Iowa’s greenhouse gas emissions decreased last year, thanks, in part, to increases in the amount of wind and solar power the state is producing, according to a new report from the Iowa Department of Natural Resources (DNR). The 2016 Iowa Statewide Greenhouse Gas Emissions Inventory Report shows the state emitted 128 million metric tons of greenhouse gases, a decrease of two percent from 2015 levels.
In a press release accompanying the report, the DNR described the 2016 emission levels as the equalivent of “sending 6 million tons of garbage to the landfill instead of recycling it,” and noted “it would take 151 million acres of forest to store that amount of carbon.”
The report breaks down greenhouse gas emissions according to the sector of the economy that produces them, and 2016 saw an increase in emissions from every sector, except power plants. Emissions from power plants declined by 14 percent, which was more than enough to offset increases in the other sectors.
According to the report, the decrease was due to combination of mild weather, which reduced demand for power, and an increased use of zero-emission sources of energy. The state’s amount of electricity generated by coal dropped to 25 million megawatt hours, a 14.1 percent decrease from its 2015 level, while electricity generated by wind increased to 20 million megawatt hours, a rise of 12.2 percent. According to the U.S. Energy Information Administration (EIA), which the DNR uses to compile its annual greenhouse gas reports, solar power accounted for 416 megawatt hours of electricity in Iowa in 2016. Iowa generated so little energy from solar power in 2015 that it was not included as a power source in EIA statistics.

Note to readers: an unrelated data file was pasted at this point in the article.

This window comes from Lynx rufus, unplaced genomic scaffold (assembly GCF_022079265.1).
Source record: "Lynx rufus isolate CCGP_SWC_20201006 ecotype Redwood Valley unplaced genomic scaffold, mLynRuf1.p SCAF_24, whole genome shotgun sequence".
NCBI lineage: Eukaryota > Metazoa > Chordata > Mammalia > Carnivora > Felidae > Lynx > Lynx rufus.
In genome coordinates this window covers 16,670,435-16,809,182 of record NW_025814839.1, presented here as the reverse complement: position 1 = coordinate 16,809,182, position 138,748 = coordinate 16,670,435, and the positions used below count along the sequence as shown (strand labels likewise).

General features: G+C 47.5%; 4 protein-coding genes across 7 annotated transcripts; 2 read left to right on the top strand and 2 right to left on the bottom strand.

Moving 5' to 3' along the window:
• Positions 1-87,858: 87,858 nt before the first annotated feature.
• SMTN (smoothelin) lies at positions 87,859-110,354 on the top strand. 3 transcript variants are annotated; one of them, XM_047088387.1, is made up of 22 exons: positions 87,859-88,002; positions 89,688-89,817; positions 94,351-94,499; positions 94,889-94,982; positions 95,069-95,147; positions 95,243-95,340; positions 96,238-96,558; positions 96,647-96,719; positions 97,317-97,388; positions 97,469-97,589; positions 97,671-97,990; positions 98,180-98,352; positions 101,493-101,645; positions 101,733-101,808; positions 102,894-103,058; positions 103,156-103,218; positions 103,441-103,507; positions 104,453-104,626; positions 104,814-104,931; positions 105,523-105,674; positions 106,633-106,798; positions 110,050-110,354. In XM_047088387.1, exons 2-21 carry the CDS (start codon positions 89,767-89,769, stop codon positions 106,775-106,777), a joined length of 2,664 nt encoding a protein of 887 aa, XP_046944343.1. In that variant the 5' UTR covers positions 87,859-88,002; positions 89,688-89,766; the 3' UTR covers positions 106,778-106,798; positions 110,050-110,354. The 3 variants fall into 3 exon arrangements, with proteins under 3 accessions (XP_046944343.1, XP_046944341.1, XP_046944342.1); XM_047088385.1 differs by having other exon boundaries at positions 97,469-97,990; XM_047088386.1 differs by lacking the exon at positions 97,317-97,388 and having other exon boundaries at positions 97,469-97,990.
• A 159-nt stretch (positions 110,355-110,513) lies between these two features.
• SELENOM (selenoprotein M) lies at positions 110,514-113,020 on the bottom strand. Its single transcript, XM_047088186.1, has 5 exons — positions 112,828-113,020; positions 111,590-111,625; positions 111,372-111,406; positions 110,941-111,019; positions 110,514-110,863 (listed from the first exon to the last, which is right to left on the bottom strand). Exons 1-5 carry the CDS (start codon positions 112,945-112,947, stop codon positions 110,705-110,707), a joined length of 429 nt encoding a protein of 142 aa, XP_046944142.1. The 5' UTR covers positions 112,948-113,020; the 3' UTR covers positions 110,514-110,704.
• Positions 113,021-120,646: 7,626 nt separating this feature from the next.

According to the DNR, 78 percent of the electricity was generated in the state came from coal-fired plants in 2005, the first year a greenhouse gas report was issued. In 2016, the number was 47 percent. During the same period, the percentage of electricity of generated by wind power in the state has risen from 4 to 37 percent.
Unsurprisingly, agriculture was the biggest contributor to the state’s greenhouse gas emissions in 2016. The agriculture sector of the economy was responsible for 39.5 million metric tons of emissions, an increase of 1.8 percent from 2015. Agriculture accounted for 31 percent of the state’s emissions.
There is no national ranking of states by amount of greenhouse gas emissions, because not every state compiles an annual report, explained DNR Senior Environmental Specialist Marnie Stein.
“I can say that our level of emissions of greenhouse gas on a per capita basis is higher than most other states,” Stein said. “But that’s because we have a relatively small population and more emissions from animals and crop land, so it skews the results.”
Stein pointed out that this is the second year in a row that the report has documented a decline in greenhouse gas emissions, and said the DNR expects that trend to continue.
“We have at least another 3,200 megawatts of additional renewables coming on line in the next four years,” Stein said. “So, the energy emission are likely to continue to decrease, which should continue to drive the decrease in overall emissions.”